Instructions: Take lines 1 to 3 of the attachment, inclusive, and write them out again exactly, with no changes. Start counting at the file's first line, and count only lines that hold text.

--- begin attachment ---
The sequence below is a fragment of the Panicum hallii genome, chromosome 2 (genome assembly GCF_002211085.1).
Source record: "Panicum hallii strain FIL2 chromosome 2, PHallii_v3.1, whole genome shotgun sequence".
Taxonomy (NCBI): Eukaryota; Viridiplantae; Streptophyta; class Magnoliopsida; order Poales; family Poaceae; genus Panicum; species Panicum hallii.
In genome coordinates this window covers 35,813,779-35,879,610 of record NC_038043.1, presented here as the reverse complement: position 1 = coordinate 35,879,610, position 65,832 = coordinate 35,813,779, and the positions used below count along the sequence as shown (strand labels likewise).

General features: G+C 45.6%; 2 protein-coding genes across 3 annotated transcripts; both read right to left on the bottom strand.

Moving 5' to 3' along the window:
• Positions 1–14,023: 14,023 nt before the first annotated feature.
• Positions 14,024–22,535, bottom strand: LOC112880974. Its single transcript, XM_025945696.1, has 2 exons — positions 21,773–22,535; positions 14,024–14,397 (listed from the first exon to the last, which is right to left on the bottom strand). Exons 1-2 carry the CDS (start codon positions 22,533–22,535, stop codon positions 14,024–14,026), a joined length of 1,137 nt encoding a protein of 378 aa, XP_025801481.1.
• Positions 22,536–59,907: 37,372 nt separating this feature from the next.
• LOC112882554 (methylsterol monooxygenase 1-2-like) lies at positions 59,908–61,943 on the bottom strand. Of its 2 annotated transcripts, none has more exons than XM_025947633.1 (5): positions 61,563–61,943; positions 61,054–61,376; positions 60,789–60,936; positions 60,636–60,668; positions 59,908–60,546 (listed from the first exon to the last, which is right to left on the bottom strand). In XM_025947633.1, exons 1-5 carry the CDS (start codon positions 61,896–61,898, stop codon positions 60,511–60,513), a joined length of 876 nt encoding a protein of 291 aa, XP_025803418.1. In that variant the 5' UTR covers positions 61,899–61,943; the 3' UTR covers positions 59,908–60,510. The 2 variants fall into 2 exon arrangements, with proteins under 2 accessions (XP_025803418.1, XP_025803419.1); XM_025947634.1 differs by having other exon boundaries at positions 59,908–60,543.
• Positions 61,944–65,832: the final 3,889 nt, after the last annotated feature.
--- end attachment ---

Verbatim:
The sequence below is a fragment of the Panicum hallii genome, chromosome 2 (genome assembly GCF_002211085.1).
Source record: "Panicum hallii strain FIL2 chromosome 2, PHallii_v3.1, whole genome shotgun sequence".
Taxonomy (NCBI): Eukaryota; Viridiplantae; Streptophyta; class Magnoliopsida; order Poales; family Poaceae; genus Panicum; species Panicum hallii.